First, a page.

Delayed cardiac surgeries due to pandemic may have caused 35 deaths: minister
TORONTO — An Ontario hospital network has estimated that 35 people may have died during the COVID-19 pandemic because their cardiac surgeries weren’t performed, Health Minister Christine Elliott said Tuesday.
The modelling released by Toronto’s University Health Network looked at historical data to provide an estimate of how people scheduled for cardiac procedures may have been impacted by pandemic planning.
“Compared to the number of potential deaths of COVID-19 patients due to resource depletion under the worst case pandemic epidemiology scenarios, there was only a modest consequence in terms of wait-list morbidity and mortality, at least in the short term for pausing cardiac procedures,” the report found.
Future research should look determine the point at which foregoing procedures for cardiac patients in favour of COVID-19 patients results in more cardiac deaths than COVID-19 deaths.
Thousands of surgeries were postponed or cancelled in order to ensure enough acute and critical capacity in Ontario hospitals for a possible surge of COVID-19 patients.
“I don’t want to call it collateral damage because they are deaths and that is very concerning and sad to all of us, but we were required to make decisions,” Elliott said.
“Because of the space that was created in our hospitals and the decisions that were made to make sure that we had enough acute care and critical care beds and ventilators available for people with COVID-19 … thousands of lives were saved.”
The province’s Financial Accountability Office estimated Tuesday that between March 15 and April 22, up to 52,700 procedures were cancelled or avoided.
That freed up 6,849 acute care beds and 585 critical care beds, the FAO said.
Up to 12,200 more procedures are delayed every week of the pandemic.
“While lower demand for hospital services creates immediate availability of hospital resources for COVID-19 patients, it also will lead to significant demand pressure for hospitals in the longer-term,” the FAO report states.
“Since most of the delayed procedures are medically required, the longer procedures are postponed, the worse health outcomes Ontarians could have and the harder it will be for hospitals to eventually clear the backlog of delayed procedures.”
Ontario’s reopening framework released this week sets out resuming some surgeries in the first stage, and Elliott said cancer and cardiac procedures are priorities.
“Any death that’s happened as a result of COVID-19, whether directly or indirectly, is a tragedy,” she said.
Ontario’s chief medical officer of health said patients are continuing to have urgent surgeries, and if the condition of a patient previously scheduled for an elective surgery deteriorated, the doctor would ramp it up to an urgent issue.
Ontario reported 525 more COVID-19 cases Tuesday, ending several days in a row of declines in new cases and possibly pushing back any reopening of the province’s economy, though health officials said it may just be a blip.
Under the province’s reopening framework, the chief medical officer would be looking for a consistent, two-to-four-week decrease in the number of new cases before advising moving to the first stage.
As of Tuesday, the province had reported 15,381 cases of COVID-19, including 951 deaths and 8,964 resolved cases. The number of hospitalizations also rose Tuesday, though the number of people in intensive care and on ventilators declined slightly.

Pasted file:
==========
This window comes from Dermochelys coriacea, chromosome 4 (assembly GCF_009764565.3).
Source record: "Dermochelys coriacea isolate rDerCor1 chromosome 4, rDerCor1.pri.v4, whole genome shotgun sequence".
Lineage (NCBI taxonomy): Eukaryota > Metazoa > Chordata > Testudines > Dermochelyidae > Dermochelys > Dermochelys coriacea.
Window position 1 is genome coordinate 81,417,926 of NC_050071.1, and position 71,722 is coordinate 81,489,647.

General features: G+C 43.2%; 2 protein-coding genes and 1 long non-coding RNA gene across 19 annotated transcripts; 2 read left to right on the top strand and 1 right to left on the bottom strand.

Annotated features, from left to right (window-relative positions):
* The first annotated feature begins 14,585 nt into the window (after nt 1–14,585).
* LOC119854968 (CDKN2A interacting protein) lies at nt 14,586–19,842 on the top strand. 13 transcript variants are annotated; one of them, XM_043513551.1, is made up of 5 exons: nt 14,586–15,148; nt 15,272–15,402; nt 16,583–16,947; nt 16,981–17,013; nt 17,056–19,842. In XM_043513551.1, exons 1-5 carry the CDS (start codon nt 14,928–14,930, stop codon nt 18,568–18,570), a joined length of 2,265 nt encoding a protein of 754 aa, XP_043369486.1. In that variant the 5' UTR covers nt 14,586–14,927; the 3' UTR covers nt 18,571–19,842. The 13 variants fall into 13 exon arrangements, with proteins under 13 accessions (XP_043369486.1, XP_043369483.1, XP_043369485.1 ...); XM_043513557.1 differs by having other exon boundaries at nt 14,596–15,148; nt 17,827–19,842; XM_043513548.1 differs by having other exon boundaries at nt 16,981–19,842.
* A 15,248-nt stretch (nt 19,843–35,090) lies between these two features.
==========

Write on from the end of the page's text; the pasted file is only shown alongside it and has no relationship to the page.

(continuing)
“We had three good days then all of a sudden today it spiked up again,” Premier Doug Ford said Tuesday. “We need consistency right across the board, to see a downward slope over the next couple of weeks.”
Ontario’s reopening framework contained few specifics, but Ford said later this week he will be releasing sector-specific guidelines for how businesses can safely operate, whenever they are allowed to reopen.
The province announced Tuesday it is launching a new website to solicit ideas for regulatory changes that can help businesses retool to produce health products or operate in new ways during the pandemic.
While health officials have said community spread is in a peak period, cases in long-term care homes are rising. There are outbreaks in 154 long-term care homes, up from 150 on Monday, and 34 new deaths in residents of those facilities were reported Tuesday.
Some homes have been hit particularly hard, with 11 of them reporting 20 or more deaths.
Ontario has called in operational support from the Canadian Armed Forces for five homes, including Orchard Villa in Pickering, which has seen 48 residents die, Eatonville Care Centre in Toronto, where 39 residents have died, Altamont Care Community in Toronto, where 32 residents and one personal support worker have died, and Hawthorne Place in Toronto and Holland Christian Homes’ Grace Manor in Brampton.
Two homes reported major increases in deaths from the previous day. The total at Isabel and Arthur Meighen Manor, a 52-bed facility in Toronto, rose from 22 on Monday to 32 on Tuesday. The total at Forest Heights in Kitchener rose from 24 to 31.
There are also 56 outbreaks in retirement homes, with 588 cases and 114 deaths in those facilities, the province said.
The NDP is calling for public health units to take over direct management of long-term care homes “where seniors aren’t well-protected,” and for the province to mandate requirements for infection control, staffing and communication with residents and their families.
By: Allison Jones
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